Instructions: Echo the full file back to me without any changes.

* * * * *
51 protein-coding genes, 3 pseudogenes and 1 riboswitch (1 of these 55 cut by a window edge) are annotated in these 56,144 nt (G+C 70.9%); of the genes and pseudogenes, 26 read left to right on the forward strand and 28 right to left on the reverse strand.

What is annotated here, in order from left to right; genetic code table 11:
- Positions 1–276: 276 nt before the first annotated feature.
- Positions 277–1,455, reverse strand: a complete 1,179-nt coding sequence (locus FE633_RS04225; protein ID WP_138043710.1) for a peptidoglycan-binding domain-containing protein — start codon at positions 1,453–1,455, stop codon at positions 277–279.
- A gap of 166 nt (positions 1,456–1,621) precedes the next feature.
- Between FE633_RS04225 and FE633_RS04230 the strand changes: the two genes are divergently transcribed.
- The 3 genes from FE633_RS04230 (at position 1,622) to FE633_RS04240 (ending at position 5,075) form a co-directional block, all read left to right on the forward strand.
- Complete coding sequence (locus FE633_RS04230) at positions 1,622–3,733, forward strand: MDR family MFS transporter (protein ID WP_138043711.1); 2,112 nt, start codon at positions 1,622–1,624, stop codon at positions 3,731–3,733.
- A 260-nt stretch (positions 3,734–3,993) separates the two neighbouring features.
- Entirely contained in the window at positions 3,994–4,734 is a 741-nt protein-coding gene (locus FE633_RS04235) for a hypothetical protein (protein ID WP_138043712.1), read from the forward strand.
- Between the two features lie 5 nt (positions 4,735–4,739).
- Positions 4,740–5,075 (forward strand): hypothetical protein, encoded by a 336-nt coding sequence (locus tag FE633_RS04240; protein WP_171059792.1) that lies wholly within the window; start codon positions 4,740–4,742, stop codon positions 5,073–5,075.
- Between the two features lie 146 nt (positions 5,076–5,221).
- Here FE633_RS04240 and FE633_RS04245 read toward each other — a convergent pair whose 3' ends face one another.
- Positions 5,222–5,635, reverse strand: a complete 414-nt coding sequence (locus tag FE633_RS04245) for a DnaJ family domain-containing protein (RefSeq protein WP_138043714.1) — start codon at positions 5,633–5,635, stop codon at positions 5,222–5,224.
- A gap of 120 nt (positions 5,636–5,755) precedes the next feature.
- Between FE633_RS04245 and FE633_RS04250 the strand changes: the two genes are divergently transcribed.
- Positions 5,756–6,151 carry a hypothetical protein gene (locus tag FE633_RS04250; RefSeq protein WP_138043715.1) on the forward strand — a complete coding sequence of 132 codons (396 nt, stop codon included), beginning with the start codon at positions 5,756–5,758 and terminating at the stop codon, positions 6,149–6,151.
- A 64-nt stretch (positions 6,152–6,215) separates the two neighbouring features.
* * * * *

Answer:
51 protein-coding genes, 3 pseudogenes and 1 riboswitch (1 of these 55 cut by a window edge) are annotated in these 56,144 nt (G+C 70.9%); of the genes and pseudogenes, 26 read left to right on the forward strand and 28 right to left on the reverse strand.

What is annotated here, in order from left to right; genetic code table 11:
- Positions 1–276: 276 nt before the first annotated feature.
- Positions 277–1,455, reverse strand: a complete 1,179-nt coding sequence (locus FE633_RS04225; protein ID WP_138043710.1) for a peptidoglycan-binding domain-containing protein — start codon at positions 1,453–1,455, stop codon at positions 277–279.
- A gap of 166 nt (positions 1,456–1,621) precedes the next feature.
- Between FE633_RS04225 and FE633_RS04230 the strand changes: the two genes are divergently transcribed.
- The 3 genes from FE633_RS04230 (at position 1,622) to FE633_RS04240 (ending at position 5,075) form a co-directional block, all read left to right on the forward strand.
- Complete coding sequence (locus FE633_RS04230) at positions 1,622–3,733, forward strand: MDR family MFS transporter (protein ID WP_138043711.1); 2,112 nt, start codon at positions 1,622–1,624, stop codon at positions 3,731–3,733.
- A 260-nt stretch (positions 3,734–3,993) separates the two neighbouring features.
- Entirely contained in the window at positions 3,994–4,734 is a 741-nt protein-coding gene (locus FE633_RS04235) for a hypothetical protein (protein ID WP_138043712.1), read from the forward strand.
- Between the two features lie 5 nt (positions 4,735–4,739).
- Positions 4,740–5,075 (forward strand): hypothetical protein, encoded by a 336-nt coding sequence (locus tag FE633_RS04240; protein WP_171059792.1) that lies wholly within the window; start codon positions 4,740–4,742, stop codon positions 5,073–5,075.
- Between the two features lie 146 nt (positions 5,076–5,221).
- Here FE633_RS04240 and FE633_RS04245 read toward each other — a convergent pair whose 3' ends face one another.
- Positions 5,222–5,635, reverse strand: a complete 414-nt coding sequence (locus tag FE633_RS04245) for a DnaJ family domain-containing protein (RefSeq protein WP_138043714.1) — start codon at positions 5,633–5,635, stop codon at positions 5,222–5,224.
- A gap of 120 nt (positions 5,636–5,755) precedes the next feature.
- Between FE633_RS04245 and FE633_RS04250 the strand changes: the two genes are divergently transcribed.
- Positions 5,756–6,151 carry a hypothetical protein gene (locus tag FE633_RS04250; RefSeq protein WP_138043715.1) on the forward strand — a complete coding sequence of 132 codons (396 nt, stop codon included), beginning with the start codon at positions 5,756–5,758 and terminating at the stop codon, positions 6,149–6,151.
- A 64-nt stretch (positions 6,152–6,215) separates the two neighbouring features.